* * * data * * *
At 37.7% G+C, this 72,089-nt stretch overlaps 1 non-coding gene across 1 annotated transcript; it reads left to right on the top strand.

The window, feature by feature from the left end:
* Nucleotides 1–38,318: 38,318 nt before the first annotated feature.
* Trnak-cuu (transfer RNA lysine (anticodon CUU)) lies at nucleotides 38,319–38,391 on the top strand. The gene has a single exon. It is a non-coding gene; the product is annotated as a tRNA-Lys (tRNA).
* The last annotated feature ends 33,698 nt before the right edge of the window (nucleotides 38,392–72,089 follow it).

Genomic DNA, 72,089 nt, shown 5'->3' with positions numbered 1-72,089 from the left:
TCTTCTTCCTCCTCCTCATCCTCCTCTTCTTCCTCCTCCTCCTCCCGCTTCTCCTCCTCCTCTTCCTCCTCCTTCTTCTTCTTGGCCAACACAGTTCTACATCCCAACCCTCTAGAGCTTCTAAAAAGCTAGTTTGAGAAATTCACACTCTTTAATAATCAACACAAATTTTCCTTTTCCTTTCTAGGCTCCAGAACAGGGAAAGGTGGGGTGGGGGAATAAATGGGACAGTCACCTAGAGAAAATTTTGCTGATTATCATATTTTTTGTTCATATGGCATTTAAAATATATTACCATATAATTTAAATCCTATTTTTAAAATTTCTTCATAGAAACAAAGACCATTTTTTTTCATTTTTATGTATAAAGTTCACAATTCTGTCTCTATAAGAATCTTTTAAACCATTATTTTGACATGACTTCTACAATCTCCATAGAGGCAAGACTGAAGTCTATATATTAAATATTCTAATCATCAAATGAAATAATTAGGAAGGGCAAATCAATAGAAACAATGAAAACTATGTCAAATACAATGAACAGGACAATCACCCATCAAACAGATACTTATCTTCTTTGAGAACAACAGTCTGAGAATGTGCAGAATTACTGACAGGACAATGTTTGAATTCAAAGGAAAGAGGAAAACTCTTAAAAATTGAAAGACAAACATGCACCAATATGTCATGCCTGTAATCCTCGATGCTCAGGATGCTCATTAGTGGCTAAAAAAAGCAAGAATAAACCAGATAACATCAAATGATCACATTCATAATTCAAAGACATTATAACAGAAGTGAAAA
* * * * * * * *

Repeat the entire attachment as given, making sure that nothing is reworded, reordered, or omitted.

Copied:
At 37.7% G+C, this 72,089-nt stretch overlaps 1 non-coding gene across 1 annotated transcript; it reads left to right on the top strand.

The window, feature by feature from the left end:
* Nucleotides 1–38,318: 38,318 nt before the first annotated feature.
* Trnak-cuu (transfer RNA lysine (anticodon CUU)) lies at nucleotides 38,319–38,391 on the top strand. The gene has a single exon. It is a non-coding gene; the product is annotated as a tRNA-Lys (tRNA).
* The last annotated feature ends 33,698 nt before the right edge of the window (nucleotides 38,392–72,089 follow it).

Genomic DNA, 72,089 nt, shown 5'->3' with positions numbered 1-72,089 from the left:
TCTTCTTCCTCCTCCTCATCCTCCTCTTCTTCCTCCTCCTCCTCCCGCTTCTCCTCCTCCTCTTCCTCCTCCTTCTTCTTCTTGGCCAACACAGTTCTACATCCCAACCCTCTAGAGCTTCTAAAAAGCTAGTTTGAGAAATTCACACTCTTTAATAATCAACACAAATTTTCCTTTTCCTTTCTAGGCTCCAGAACAGGGAAAGGTGGGGTGGGGGAATAAATGGGACAGTCACCTAGAGAAAATTTTGCTGATTATCATATTTTTTGTTCATATGGCATTTAAAATATATTACCATATAATTTAAATCCTATTTTTAAAATTTCTTCATAGAAACAAAGACCATTTTTTTTCATTTTTATGTATAAAGTTCACAATTCTGTCTCTATAAGAATCTTTTAAACCATTATTTTGACATGACTTCTACAATCTCCATAGAGGCAAGACTGAAGTCTATATATTAAATATTCTAATCATCAAATGAAATAATTAGGAAGGGCAAATCAATAGAAACAATGAAAACTATGTCAAATACAATGAACAGGACAATCACCCATCAAACAGATACTTATCTTCTTTGAGAACAACAGTCTGAGAATGTGCAGAATTACTGACAGGACAATGTTTGAATTCAAAGGAAAGAGGAAAACTCTTAAAAATTGAAAGACAAACATGCACCAATATGTCATGCCTGTAATCCTCGATGCTCAGGATGCTCATTAGTGGCTAAAAAAAGCAAGAATAAACCAGATAACATCAAATGATCACATTCATAATTCAAAGACATTATAACAGAAGTGAAAA